There's a Book for That: The Jazz Age
We cannot let April close without celebrating Jazz Appreciation Month! After all, our lives are full of improvisation lately and music is nothing if not a healing art. The Smithsonian launched Jazz Appreciation Month (JAM) in 2001 to pay tribute to jazz both as a historic and living American art form. Our riff on the theme is based on current nostalgia for the roaring twenties as people compare what it might be like once we safely resume our normal (or close to normal) social lives. So we invite you to re-enter the Jazz Age through the following nonfiction titles and classic novels:
“Gatsby-era noir at its best.”—Erik Larson
In the early days of Prohibition, a German immigrant named George Remus quits practicing law and starts trafficking whiskey. Within two years he’s a multi-millionaire. By the summer of 1921, Remus owns 35 percent of all the liquor in the United States. Pioneering prosecutor Mabel Walker Willebrandt is determined to bring him down. Combining deep historical research with novelistic flair, The Ghosts of Eden Park is the unforgettable, stranger-than-fiction story of a rags-to-riches entrepreneur and a long-forgotten heroine, of the excesses and absurdities of the Jazz Age, and of the infinite human capacity to deceive.
A fascinating Jazz Age tale of chemistry and detection, poison and murder, The Poisoner’s Handbook is a page-turning account of a forgotten era. In early twentieth-century New York, poisons offered an easy path to the perfect crime. Science had no place in the Tammany Hall-controlled coroner’s office, and corruption ran rampant. However, with the appointment of chief medical examiner Charles Norris in 1918, the poison game changed forever. Together with toxicologist Alexander Gettler, the duo set the justice system on fire with their trailblazing scientific detective work, triumphing over seemingly unbeatable odds to become the pioneers of forensic chemistry and the gatekeepers of justice.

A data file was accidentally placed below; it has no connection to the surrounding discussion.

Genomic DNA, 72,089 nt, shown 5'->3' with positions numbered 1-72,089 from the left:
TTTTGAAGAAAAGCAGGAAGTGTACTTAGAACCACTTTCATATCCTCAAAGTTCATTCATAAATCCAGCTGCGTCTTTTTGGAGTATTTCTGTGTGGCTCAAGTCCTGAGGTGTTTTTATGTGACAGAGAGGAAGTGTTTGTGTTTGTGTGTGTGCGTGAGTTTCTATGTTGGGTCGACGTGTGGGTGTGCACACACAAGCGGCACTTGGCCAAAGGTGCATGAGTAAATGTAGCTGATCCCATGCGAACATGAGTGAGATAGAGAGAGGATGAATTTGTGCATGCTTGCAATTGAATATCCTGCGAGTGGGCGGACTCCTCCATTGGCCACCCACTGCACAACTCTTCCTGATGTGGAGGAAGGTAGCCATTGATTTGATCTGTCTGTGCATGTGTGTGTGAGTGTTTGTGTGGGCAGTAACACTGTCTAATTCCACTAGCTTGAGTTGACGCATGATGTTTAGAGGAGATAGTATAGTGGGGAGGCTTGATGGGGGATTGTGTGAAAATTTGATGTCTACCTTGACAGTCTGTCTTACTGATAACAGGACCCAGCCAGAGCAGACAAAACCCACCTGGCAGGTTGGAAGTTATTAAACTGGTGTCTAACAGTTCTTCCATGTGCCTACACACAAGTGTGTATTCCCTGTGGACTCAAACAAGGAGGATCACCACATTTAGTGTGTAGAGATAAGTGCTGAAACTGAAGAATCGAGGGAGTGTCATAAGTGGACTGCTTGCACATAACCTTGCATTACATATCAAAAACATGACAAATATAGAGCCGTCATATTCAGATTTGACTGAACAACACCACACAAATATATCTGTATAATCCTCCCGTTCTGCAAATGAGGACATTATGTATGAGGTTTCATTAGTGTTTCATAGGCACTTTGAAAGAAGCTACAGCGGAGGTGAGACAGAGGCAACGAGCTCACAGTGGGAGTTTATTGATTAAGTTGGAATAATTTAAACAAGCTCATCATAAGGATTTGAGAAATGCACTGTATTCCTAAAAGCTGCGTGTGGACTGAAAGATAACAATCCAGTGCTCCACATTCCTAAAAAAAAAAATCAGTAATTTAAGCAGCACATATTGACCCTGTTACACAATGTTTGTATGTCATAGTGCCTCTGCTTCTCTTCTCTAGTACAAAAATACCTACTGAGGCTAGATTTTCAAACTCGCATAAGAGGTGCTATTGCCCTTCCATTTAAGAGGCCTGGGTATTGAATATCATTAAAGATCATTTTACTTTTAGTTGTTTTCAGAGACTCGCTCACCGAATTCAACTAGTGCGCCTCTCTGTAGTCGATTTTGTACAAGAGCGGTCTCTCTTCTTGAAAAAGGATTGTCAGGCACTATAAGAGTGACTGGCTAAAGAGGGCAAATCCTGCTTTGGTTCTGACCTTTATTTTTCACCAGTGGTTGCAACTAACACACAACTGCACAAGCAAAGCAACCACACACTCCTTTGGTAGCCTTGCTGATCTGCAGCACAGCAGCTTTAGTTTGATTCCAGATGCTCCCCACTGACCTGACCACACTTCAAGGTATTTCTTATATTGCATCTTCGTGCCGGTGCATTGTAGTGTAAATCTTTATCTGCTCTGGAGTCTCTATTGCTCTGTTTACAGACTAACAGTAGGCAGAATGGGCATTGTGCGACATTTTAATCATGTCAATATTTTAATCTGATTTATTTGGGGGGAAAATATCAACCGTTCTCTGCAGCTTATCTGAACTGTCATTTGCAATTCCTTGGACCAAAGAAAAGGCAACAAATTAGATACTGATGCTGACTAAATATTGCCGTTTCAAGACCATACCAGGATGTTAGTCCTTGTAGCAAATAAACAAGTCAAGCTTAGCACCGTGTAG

In 2014, PBS’s AMERICAN EXPERIENCE released a film based on The Poisoner’s Handbook.
SCOTT FITZGERALD: NOVELS AND STORIES 1920-1922 (LOA #117) (This Side of Paradise / Flappers and Philosophers / The Beautiful and Damned / Tales of the Jazz Age) edited by Jackson R. Bryer
At the outset of what he called “the greatest, the gaudiest spree in history,” F. Scott Fitzgerald wrote the works that brought him instant fame, mastering the glittering aphoristic prose and keen social observation that would distinguish all his writing. This Library of America volume brings together four volumes that collectively offer the fullest literary expression of one of the most fascinating eras in American life.
TALES OF THE JAZZ AGE: STORIES by F. Scott Fitzgerald
Evoking the Jazz-Age world that would later appear in his masterpiece, The Great Gatsby, this essential Fitzgerald collection contains some of the writer’s most famous and celebrated stories. In “The Curious Case of Benjamin Button,” an extraordinary child is born an old man, growing younger as the world ages around him. “The Diamond as Big as the Ritz,” a fable of excess and greed, shows two boarding school classmates mired in deception as they make their fortune in gemstones. And in the classic novella “May Day,” debutantes dance the night away as war veterans and socialists clash in the streets of New York. Opening the book is a playful and irreverent set of notes from the author, documenting the real-life pressures and experiences that shaped these stories, from his years at Princeton to his cravings for luxury to the May Day Riots of 1919. Taken as a whole, this collection brings to vivid life the dazzling excesses, stunning contrasts, and simmering unrest of a glittering era. Its 1922 publication furthered Fitzgerald’s reputation as a master storyteller, and its legacy staked his place as the spokesman of an age.
GENTLEMEN PREFER BLONDES AND BUT GENTLEMEN MARRY BRUNETTES by Anita Loos, Ralph Barton, Regina Barreca
“Kissing your hand may make you feel very very good, but a diamond and safire bracelet lasts forever.”
Anita Loos first published the diaries of the gold-digging blonde Lorelei Lee in the flapper days of 1925, forging a new archetype for the modern world. Gentlemen Prefer Blondes follows Lorelei and her best friend, Dorothy, from Hollywood to Manhattan to Paris and London, pursued by eager suitors all the while. In “the Central of Europe,” with a new diamond tiara in her handbag, Lorelei meets a traveling American millionaire who just might be the one. She retires her diary, but not for long, because, as she writes in the opening pages of But Gentlemen Marry Brunettes, “it is bright ideas that keep the home fires burning, and prevent a divorce from taking all of the bloom off Romance.”
For more on these and related books visit Jazz Age
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